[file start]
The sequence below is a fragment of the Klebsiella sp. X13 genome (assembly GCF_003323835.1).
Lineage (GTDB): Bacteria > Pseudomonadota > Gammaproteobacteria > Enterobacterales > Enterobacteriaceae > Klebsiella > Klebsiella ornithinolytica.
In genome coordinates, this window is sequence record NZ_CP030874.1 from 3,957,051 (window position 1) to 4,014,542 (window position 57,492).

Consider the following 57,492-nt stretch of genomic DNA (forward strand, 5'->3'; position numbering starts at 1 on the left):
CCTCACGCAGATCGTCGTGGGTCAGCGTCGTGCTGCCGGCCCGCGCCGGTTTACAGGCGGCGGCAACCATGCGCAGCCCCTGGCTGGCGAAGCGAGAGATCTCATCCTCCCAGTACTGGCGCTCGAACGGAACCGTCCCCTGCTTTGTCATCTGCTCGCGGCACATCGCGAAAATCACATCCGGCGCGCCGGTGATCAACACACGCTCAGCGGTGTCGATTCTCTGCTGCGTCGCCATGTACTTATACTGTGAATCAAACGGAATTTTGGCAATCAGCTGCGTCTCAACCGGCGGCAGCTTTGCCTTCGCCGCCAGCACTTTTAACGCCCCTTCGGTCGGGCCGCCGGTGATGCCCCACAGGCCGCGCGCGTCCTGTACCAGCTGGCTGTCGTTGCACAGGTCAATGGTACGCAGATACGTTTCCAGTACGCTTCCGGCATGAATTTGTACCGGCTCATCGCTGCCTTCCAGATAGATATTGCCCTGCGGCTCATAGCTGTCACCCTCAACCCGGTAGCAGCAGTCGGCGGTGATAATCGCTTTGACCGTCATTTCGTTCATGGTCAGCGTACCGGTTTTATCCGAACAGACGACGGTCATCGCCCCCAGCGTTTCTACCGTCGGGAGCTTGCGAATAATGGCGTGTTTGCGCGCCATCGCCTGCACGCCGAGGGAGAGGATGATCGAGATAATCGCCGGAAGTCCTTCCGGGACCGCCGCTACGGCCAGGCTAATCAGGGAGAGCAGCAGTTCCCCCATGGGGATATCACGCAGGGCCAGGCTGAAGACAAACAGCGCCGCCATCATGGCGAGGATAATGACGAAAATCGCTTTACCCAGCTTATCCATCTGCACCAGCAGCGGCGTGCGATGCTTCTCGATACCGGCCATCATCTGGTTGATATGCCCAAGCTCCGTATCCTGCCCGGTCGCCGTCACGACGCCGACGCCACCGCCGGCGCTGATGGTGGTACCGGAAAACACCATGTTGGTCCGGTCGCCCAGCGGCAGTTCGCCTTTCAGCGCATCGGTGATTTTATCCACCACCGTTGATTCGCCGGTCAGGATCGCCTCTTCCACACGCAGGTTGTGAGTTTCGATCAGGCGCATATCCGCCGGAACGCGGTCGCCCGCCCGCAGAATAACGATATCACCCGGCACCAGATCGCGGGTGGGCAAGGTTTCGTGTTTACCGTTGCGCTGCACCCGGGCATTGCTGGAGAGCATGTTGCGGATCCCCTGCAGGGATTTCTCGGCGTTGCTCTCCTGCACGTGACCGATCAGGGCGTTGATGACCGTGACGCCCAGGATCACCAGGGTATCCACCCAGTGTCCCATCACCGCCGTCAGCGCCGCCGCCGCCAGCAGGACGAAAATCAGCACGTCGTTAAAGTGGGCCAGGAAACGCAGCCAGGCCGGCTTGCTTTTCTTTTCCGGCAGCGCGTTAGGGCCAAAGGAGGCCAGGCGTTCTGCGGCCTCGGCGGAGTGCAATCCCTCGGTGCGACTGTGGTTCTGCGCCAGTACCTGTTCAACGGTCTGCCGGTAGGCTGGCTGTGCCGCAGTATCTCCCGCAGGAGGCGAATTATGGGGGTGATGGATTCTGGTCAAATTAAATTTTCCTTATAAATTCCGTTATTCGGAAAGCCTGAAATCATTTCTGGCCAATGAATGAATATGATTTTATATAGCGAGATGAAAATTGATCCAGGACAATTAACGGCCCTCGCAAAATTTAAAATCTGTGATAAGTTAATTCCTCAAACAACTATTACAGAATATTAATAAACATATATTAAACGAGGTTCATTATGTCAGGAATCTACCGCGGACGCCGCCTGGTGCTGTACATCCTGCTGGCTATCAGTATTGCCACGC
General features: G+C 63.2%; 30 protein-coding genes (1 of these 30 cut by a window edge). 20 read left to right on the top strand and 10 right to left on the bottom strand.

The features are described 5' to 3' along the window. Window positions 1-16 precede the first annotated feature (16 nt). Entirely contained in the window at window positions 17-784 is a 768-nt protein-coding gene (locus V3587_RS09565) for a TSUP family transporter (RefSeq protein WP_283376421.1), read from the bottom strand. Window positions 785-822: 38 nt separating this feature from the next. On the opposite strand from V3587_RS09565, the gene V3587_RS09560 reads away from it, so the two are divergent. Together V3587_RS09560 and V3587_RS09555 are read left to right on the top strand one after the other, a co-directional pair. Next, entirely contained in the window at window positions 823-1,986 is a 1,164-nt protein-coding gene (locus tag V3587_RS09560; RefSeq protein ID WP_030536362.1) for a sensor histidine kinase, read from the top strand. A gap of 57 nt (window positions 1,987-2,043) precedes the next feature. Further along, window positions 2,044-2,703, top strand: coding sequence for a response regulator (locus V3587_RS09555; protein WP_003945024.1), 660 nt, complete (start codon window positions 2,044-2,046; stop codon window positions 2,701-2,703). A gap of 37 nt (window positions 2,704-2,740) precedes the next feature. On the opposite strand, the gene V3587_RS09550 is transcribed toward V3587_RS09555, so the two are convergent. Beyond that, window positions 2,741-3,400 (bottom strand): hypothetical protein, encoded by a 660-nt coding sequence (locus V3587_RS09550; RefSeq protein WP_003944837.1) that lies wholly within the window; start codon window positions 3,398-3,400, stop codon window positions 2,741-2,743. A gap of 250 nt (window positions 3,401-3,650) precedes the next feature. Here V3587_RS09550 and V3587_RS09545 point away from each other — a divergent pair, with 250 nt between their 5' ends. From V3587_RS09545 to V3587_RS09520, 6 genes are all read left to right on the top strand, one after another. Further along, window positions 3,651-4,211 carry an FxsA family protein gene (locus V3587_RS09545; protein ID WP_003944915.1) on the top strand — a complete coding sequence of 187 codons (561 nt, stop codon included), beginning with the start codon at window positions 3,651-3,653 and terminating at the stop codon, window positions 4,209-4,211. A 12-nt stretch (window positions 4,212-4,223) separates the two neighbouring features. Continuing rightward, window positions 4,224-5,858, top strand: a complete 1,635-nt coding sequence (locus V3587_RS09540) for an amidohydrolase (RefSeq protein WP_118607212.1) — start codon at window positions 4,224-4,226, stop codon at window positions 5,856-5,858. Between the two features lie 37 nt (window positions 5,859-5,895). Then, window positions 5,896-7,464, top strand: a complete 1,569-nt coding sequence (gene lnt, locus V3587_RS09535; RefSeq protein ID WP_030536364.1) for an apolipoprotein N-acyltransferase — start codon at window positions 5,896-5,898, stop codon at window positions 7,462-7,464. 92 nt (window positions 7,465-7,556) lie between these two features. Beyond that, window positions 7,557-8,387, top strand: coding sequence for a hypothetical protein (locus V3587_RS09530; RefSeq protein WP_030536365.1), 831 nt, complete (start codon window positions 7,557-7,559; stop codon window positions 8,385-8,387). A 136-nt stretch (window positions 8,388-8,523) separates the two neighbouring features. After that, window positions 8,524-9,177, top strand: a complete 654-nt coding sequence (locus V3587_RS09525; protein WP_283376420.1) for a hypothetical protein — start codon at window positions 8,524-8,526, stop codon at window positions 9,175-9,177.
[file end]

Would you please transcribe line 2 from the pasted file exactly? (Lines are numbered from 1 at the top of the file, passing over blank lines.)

Lineage (GTDB): Bacteria > Pseudomonadota > Gammaproteobacteria > Enterobacterales > Enterobacteriaceae > Klebsiella > Klebsiella ornithinolytica.